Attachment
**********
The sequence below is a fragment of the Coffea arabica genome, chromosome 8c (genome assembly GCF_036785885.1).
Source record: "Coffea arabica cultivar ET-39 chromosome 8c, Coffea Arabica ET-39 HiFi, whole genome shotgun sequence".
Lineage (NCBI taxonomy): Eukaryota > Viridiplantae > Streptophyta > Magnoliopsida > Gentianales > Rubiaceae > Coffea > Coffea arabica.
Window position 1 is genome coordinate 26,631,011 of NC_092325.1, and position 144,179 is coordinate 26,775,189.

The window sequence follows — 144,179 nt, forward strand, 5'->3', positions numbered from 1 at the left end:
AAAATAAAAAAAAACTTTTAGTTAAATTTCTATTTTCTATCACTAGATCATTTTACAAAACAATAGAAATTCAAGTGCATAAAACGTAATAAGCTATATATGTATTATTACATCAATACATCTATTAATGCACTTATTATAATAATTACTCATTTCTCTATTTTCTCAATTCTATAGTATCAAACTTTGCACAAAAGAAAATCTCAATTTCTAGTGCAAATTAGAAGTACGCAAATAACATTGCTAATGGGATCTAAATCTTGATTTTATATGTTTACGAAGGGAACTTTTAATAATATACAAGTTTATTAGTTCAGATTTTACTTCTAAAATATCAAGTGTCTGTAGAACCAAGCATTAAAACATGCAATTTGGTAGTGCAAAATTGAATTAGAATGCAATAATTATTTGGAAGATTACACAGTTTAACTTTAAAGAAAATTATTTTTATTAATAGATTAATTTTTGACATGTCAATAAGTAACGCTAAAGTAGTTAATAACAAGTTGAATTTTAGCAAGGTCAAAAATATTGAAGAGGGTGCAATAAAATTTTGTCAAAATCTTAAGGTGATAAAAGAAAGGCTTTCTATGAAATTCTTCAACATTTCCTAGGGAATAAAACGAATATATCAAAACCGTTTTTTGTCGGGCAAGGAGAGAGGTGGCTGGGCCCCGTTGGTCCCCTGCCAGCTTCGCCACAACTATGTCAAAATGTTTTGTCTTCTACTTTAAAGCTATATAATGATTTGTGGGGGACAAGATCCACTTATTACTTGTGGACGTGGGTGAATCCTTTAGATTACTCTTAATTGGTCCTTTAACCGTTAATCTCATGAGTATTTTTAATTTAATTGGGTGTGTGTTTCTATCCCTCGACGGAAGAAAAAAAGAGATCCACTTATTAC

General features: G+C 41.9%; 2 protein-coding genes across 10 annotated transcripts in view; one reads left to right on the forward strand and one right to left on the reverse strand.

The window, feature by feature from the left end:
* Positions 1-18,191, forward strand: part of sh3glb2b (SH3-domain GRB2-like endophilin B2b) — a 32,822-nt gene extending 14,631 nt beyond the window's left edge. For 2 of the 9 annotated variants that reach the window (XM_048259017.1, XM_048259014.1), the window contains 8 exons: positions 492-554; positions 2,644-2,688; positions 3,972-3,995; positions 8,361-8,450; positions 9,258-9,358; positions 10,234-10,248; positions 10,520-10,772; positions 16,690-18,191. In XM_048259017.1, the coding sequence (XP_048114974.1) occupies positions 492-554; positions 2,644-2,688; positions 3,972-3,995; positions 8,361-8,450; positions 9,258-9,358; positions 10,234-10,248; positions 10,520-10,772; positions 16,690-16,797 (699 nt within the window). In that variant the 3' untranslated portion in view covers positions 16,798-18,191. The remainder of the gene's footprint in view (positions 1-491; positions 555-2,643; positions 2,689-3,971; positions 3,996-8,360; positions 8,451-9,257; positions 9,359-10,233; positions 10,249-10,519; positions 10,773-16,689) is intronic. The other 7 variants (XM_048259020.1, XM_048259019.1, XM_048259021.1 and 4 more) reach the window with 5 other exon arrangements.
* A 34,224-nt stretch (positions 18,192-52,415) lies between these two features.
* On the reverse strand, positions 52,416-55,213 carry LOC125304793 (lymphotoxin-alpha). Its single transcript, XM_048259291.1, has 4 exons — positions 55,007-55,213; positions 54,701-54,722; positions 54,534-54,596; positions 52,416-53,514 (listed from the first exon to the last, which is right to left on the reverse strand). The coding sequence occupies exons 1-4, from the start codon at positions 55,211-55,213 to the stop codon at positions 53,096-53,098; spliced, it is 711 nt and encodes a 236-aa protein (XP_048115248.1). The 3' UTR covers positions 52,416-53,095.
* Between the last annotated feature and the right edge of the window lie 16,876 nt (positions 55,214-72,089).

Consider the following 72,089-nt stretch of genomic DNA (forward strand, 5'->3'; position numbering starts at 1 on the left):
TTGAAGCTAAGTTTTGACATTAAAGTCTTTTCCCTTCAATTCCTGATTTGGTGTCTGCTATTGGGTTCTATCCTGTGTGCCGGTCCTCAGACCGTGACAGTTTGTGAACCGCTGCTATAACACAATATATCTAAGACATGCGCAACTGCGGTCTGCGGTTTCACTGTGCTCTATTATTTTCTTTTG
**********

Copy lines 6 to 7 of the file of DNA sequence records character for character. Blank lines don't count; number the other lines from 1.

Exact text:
AAAATAAAAAAAAACTTTTAGTTAAATTTCTATTTTCTATCACTAGATCATTTTACAAAACAATAGAAATTCAAGTGCATAAAACGTAATAAGCTATATATGTATTATTACATCAATACATCTATTAATGCACTTATTATAATAATTACTCATTTCTCTATTTTCTCAATTCTATAGTATCAAACTTTGCACAAAAGAAAATCTCAATTTCTAGTGCAAATTAGAAGTACGCAAATAACATTGCTAATGGGATCTAAATCTTGATTTTATATGTTTACGAAGGGAACTTTTAATAATATACAAGTTTATTAGTTCAGATTTTACTTCTAAAATATCAAGTGTCTGTAGAACCAAGCATTAAAACATGCAATTTGGTAGTGCAAAATTGAATTAGAATGCAATAATTATTTGGAAGATTACACAGTTTAACTTTAAAGAAAATTATTTTTATTAATAGATTAATTTTTGACATGTCAATAAGTAACGCTAAAGTAGTTAATAACAAGTTGAATTTTAGCAAGGTCAAAAATATTGAAGAGGGTGCAATAAAATTTTGTCAAAATCTTAAGGTGATAAAAGAAAGGCTTTCTATGAAATTCTTCAACATTTCCTAGGGAATAAAACGAATATATCAAAACCGTTTTTTGTCGGGCAAGGAGAGAGGTGGCTGGGCCCCGTTGGTCCCCTGCCAGCTTCGCCACAACTATGTCAAAATGTTTTGTCTTCTACTTTAAAGCTATATAATGATTTGTGGGGGACAAGATCCACTTATTACTTGTGGACGTGGGTGAATCCTTTAGATTACTCTTAATTGGTCCTTTAACCGTTAATCTCATGAGTATTTTTAATTTAATTGGGTGTGTGTTTCTATCCCTCGACGGAAGAAAAAAAGAGATCCACTTATTAC

General features: G+C 41.9%; 2 protein-coding genes across 10 annotated transcripts in view; one reads left to right on the forward strand and one right to left on the reverse strand.